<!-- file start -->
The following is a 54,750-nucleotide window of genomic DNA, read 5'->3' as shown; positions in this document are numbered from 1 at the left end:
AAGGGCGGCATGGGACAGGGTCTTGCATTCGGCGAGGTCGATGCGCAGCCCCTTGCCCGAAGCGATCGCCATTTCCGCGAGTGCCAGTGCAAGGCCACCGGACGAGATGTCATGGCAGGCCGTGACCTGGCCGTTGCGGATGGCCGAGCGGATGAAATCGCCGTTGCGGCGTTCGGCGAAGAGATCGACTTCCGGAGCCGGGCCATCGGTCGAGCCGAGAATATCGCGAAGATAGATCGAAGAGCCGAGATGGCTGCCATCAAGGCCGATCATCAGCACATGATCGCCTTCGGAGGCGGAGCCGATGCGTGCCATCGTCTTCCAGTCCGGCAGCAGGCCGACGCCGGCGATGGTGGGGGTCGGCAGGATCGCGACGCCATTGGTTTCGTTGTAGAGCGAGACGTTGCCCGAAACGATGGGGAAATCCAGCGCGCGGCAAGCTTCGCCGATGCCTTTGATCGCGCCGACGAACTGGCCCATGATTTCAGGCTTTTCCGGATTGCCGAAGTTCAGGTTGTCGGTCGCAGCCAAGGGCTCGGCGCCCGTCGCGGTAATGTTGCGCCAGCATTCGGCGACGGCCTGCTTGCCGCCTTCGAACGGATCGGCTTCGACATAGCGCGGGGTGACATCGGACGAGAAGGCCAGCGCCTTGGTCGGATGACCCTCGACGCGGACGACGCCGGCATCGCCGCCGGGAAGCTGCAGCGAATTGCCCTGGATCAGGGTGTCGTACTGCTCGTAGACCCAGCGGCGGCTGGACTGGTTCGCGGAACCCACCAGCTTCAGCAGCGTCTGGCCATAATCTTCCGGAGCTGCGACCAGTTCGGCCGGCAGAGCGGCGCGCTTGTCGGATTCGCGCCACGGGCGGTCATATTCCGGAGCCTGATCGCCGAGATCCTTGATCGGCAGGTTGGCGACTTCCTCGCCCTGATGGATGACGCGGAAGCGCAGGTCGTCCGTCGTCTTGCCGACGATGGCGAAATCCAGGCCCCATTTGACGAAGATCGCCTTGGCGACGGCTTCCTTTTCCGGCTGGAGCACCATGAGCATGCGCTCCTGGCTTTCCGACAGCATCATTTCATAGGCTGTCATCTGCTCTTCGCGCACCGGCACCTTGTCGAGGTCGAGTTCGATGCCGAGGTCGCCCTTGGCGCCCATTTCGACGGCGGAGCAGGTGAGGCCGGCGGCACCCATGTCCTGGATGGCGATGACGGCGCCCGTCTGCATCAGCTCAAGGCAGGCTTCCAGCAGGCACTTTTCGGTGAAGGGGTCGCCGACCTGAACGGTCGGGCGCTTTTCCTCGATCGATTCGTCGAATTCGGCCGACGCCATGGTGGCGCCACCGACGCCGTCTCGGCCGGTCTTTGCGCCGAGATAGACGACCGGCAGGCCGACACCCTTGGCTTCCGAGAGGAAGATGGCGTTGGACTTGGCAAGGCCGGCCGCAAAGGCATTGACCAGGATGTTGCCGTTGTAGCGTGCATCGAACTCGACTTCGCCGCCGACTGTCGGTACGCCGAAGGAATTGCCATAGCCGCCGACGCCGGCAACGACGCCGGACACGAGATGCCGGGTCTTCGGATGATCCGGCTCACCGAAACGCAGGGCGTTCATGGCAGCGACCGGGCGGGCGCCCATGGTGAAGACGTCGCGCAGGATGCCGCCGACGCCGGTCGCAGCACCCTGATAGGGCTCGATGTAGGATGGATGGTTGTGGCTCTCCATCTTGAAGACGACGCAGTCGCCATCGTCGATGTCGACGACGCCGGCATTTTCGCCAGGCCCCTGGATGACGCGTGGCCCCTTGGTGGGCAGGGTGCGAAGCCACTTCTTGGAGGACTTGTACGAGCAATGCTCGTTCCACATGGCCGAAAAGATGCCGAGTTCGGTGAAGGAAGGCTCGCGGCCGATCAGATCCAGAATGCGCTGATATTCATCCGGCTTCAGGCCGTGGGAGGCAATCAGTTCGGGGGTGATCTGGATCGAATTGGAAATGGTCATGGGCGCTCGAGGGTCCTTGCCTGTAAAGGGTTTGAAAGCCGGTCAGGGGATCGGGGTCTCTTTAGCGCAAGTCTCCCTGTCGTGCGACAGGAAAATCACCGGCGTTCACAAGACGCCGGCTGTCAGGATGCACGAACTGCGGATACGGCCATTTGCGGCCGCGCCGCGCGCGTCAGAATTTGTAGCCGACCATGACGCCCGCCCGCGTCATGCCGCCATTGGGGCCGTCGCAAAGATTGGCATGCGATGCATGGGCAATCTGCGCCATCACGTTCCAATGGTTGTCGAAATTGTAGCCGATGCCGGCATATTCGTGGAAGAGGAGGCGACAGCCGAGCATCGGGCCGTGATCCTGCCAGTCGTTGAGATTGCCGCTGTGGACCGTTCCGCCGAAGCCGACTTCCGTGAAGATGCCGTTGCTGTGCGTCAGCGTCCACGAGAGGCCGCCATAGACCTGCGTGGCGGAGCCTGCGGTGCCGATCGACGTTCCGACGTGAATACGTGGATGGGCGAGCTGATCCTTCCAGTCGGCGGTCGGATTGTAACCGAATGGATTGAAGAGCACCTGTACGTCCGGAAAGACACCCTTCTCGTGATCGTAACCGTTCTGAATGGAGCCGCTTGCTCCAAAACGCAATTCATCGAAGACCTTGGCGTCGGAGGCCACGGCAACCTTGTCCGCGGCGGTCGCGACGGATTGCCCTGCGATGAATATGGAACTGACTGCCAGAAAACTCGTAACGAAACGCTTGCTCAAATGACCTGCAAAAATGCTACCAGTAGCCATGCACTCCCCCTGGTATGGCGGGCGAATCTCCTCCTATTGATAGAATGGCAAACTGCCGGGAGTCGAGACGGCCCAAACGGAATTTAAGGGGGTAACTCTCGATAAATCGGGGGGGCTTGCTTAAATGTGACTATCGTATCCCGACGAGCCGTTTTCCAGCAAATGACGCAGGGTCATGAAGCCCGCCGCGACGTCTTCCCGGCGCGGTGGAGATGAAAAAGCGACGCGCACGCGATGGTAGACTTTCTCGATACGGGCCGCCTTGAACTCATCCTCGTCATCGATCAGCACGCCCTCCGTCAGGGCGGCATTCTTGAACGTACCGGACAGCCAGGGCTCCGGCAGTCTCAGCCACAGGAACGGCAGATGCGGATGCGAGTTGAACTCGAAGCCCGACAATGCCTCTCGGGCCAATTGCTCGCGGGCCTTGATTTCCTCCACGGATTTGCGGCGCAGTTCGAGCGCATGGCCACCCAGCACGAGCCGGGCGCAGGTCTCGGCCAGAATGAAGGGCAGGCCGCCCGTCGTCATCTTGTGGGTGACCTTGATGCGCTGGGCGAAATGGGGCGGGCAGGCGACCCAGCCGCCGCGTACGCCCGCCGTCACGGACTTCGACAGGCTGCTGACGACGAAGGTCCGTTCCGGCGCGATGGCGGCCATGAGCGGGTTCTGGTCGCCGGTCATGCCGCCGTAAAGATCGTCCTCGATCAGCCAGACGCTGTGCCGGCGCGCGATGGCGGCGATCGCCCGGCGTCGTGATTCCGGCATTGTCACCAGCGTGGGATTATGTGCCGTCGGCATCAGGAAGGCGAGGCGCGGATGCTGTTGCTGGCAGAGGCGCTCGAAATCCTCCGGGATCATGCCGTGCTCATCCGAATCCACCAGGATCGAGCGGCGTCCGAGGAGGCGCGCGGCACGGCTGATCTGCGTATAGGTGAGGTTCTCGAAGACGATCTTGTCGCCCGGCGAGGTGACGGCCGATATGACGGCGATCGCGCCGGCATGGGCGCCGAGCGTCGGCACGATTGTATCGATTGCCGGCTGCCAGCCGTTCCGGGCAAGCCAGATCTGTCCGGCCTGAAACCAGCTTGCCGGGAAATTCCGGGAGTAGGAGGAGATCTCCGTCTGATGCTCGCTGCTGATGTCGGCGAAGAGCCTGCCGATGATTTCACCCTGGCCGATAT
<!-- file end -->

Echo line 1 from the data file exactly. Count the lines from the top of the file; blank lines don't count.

The following is a 54,750-nucleotide window of genomic DNA, read 5'->3' as shown; positions in this document are numbered from 1 at the left end: